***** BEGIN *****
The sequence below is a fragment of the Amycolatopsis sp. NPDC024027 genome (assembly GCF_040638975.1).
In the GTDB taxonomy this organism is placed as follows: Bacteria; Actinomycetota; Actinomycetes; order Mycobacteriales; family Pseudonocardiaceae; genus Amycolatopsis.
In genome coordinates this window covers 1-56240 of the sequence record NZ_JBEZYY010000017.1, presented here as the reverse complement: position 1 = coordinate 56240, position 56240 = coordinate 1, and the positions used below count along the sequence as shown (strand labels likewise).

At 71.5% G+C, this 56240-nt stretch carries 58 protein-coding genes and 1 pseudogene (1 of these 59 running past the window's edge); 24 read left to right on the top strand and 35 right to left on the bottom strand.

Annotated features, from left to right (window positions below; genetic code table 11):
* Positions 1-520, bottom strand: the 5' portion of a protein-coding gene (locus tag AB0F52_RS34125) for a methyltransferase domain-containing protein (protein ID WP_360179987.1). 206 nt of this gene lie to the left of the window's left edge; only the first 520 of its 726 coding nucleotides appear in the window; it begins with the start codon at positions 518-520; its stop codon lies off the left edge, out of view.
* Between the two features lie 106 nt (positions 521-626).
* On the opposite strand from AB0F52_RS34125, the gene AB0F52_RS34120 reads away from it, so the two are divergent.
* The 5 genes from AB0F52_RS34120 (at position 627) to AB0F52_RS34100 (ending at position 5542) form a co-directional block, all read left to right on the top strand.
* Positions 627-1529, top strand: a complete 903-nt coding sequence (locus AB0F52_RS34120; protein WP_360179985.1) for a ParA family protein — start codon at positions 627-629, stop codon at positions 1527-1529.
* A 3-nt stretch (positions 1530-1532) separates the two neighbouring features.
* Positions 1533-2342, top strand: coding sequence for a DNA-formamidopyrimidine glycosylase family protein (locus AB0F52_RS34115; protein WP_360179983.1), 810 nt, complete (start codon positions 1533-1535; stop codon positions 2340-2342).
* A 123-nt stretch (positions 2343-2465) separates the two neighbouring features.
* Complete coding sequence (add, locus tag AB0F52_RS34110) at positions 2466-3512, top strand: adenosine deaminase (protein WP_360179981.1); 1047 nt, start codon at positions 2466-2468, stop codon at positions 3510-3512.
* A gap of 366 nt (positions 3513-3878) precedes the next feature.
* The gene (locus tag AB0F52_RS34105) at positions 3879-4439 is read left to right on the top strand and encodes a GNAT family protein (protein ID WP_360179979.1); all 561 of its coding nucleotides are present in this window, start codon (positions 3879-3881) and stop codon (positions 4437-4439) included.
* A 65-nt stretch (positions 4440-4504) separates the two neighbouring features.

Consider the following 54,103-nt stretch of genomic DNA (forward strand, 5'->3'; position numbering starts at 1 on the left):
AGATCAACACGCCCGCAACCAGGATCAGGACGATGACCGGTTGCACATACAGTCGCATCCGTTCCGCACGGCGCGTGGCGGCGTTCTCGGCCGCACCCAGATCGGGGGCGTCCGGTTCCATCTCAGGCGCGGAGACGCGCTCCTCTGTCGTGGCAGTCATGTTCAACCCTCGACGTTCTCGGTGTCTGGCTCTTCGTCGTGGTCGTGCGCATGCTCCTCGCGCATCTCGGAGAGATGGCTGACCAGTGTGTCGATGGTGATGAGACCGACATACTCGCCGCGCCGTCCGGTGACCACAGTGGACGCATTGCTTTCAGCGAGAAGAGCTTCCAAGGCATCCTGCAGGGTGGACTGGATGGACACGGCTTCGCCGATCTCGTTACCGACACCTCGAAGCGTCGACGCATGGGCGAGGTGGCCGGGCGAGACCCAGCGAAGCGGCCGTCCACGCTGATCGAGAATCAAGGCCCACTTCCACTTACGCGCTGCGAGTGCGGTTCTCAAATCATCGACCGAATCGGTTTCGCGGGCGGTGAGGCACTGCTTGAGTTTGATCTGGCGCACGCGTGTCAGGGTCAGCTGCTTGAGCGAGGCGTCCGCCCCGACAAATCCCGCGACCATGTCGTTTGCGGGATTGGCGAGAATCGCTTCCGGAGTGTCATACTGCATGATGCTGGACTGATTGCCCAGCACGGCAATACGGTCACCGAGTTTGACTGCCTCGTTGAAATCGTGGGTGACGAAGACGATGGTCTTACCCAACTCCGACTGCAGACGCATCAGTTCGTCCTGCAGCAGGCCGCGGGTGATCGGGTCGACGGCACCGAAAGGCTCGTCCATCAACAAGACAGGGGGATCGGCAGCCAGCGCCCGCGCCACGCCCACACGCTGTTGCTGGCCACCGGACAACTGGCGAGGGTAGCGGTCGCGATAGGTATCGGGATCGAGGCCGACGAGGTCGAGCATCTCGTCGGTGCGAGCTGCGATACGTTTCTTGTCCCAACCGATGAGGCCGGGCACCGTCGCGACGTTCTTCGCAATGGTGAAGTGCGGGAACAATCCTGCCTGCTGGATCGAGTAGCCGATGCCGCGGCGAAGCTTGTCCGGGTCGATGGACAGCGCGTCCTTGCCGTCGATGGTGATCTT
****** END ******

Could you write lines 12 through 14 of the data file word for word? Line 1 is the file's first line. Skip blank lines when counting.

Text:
* Positions 1533-2342, top strand: coding sequence for a DNA-formamidopyrimidine glycosylase family protein (locus AB0F52_RS34115; protein WP_360179983.1), 810 nt, complete (start codon positions 1533-1535; stop codon positions 2340-2342).
* A 123-nt stretch (positions 2343-2465) separates the two neighbouring features.
* Complete coding sequence (add, locus tag AB0F52_RS34110) at positions 2466-3512, top strand: adenosine deaminase (protein WP_360179981.1); 1047 nt, start codon at positions 2466-2468, stop codon at positions 3510-3512.